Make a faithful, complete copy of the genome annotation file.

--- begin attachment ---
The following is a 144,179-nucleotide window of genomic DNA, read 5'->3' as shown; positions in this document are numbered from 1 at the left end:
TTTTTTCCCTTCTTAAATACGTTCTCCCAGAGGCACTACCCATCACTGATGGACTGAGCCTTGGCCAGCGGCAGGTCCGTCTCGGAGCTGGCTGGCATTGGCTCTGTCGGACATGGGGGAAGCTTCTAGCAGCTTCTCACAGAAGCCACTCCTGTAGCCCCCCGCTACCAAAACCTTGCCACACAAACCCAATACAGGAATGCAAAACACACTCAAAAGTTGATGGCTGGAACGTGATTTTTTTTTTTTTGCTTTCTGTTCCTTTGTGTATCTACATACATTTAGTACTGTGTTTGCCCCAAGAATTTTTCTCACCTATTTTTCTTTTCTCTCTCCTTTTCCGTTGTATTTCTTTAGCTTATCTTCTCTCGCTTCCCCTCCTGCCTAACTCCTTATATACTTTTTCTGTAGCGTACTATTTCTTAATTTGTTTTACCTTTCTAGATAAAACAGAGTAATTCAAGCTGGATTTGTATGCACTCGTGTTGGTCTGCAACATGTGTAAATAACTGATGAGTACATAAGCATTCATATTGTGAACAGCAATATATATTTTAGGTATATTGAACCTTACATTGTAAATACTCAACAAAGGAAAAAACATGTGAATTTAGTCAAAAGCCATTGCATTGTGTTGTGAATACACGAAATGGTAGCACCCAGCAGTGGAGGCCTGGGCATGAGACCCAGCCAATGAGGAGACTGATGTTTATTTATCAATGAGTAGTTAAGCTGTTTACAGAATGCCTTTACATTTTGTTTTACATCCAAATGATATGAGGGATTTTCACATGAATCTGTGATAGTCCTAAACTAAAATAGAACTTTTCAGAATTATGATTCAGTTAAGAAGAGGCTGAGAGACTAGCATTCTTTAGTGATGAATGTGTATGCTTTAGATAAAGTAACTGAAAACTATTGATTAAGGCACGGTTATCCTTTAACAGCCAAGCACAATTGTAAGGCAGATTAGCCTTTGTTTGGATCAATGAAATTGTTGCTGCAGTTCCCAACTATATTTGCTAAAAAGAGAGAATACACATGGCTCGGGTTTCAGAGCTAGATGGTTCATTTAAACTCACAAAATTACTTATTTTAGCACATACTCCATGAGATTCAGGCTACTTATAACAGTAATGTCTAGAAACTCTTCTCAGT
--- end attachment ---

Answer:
The following is a 144,179-nucleotide window of genomic DNA, read 5'->3' as shown; positions in this document are numbered from 1 at the left end:
TTTTTTCCCTTCTTAAATACGTTCTCCCAGAGGCACTACCCATCACTGATGGACTGAGCCTTGGCCAGCGGCAGGTCCGTCTCGGAGCTGGCTGGCATTGGCTCTGTCGGACATGGGGGAAGCTTCTAGCAGCTTCTCACAGAAGCCACTCCTGTAGCCCCCCGCTACCAAAACCTTGCCACACAAACCCAATACAGGAATGCAAAACACACTCAAAAGTTGATGGCTGGAACGTGATTTTTTTTTTTTTGCTTTCTGTTCCTTTGTGTATCTACATACATTTAGTACTGTGTTTGCCCCAAGAATTTTTCTCACCTATTTTTCTTTTCTCTCTCCTTTTCCGTTGTATTTCTTTAGCTTATCTTCTCTCGCTTCCCCTCCTGCCTAACTCCTTATATACTTTTTCTGTAGCGTACTATTTCTTAATTTGTTTTACCTTTCTAGATAAAACAGAGTAATTCAAGCTGGATTTGTATGCACTCGTGTTGGTCTGCAACATGTGTAAATAACTGATGAGTACATAAGCATTCATATTGTGAACAGCAATATATATTTTAGGTATATTGAACCTTACATTGTAAATACTCAACAAAGGAAAAAACATGTGAATTTAGTCAAAAGCCATTGCATTGTGTTGTGAATACACGAAATGGTAGCACCCAGCAGTGGAGGCCTGGGCATGAGACCCAGCCAATGAGGAGACTGATGTTTATTTATCAATGAGTAGTTAAGCTGTTTACAGAATGCCTTTACATTTTGTTTTACATCCAAATGATATGAGGGATTTTCACATGAATCTGTGATAGTCCTAAACTAAAATAGAACTTTTCAGAATTATGATTCAGTTAAGAAGAGGCTGAGAGACTAGCATTCTTTAGTGATGAATGTGTATGCTTTAGATAAAGTAACTGAAAACTATTGATTAAGGCACGGTTATCCTTTAACAGCCAAGCACAATTGTAAGGCAGATTAGCCTTTGTTTGGATCAATGAAATTGTTGCTGCAGTTCCCAACTATATTTGCTAAAAAGAGAGAATACACATGGCTCGGGTTTCAGAGCTAGATGGTTCATTTAAACTCACAAAATTACTTATTTTAGCACATACTCCATGAGATTCAGGCTACTTATAACAGTAATGTCTAGAAACTCTTCTCAGT